- The requirement for a 20% buffer to be dropped. This effectively meant councils having to identify development sites for six years of supply, not five, raising the numbers required still further.
- Councils which have delivered well in past years can take this into account in the number they propose for the future in their plans. This will mitigate the problem whereby councils delivering many homes get hit by even higher targets.
- Greater account to be taken in the plan-making process of permissions granted, even if they are not yet built out. Councils should not be penalised in the housing delivery test (ie hit with the presumption for development/’tilted balance’ for failing to show a five year land supply) if they have granted sufficient permissions but these have not been built.
- Councils will be allowed to introduce registration schemes for short term holiday lets and there will be a consultation on allowing them to require a change of use planning application if there is a switch from residential to short term “Air B&B” use.
- A reference to the importance of farmland and food security to be added to the NPPF.
- Measures to address landbanking and a character test:
- developers to report on progress on build-out;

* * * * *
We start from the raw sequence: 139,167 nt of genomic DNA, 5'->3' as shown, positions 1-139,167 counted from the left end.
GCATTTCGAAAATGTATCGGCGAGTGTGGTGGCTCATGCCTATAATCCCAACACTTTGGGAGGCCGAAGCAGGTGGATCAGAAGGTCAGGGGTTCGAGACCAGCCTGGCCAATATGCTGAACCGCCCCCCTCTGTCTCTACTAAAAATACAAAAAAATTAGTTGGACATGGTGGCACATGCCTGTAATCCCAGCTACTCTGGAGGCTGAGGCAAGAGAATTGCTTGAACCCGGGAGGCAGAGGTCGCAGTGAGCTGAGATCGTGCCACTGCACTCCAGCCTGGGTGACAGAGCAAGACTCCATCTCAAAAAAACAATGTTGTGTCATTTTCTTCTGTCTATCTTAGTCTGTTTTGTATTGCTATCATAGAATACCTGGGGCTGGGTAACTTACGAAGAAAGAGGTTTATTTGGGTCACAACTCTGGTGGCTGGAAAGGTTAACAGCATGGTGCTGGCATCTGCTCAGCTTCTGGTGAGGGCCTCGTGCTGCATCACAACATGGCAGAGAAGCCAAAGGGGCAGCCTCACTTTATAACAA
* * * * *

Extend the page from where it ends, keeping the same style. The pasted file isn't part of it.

- consultation on financial penalties for failing to build, potentially escalating over time;
- consultation on giving councils power to turn down applications where developers have not built out on the same site, or in the local area, in the past;
- consultation to consider whether (and if so, how) councils should be given powers to refuse applications from developers on the basis of their character and prior conduct.
- The new infrastructure levy will enable councils to charge more for greenfield development to provide an incentive to opt for brownfield land. Regeneration funding for regional city centres will help deliver housing there. Compulsory purchase powers will be made easier to use to unlock more regeneration projects to deliver housing in urban areas.
- Further work will be done on prioritising development on brownfield sites and also on getting space above shops into residential use.
- The duty to cooperate will end, so cities can no longer push out their housing obligations out to neighbouring rural and small town areas.
- The NPPF to be amended to set out the expected scope of National Development Management Policies (NDMPs). Each NDMP to be consulted on.
- Councils to have more flexibility on fees charged to developers to better resource the planning system.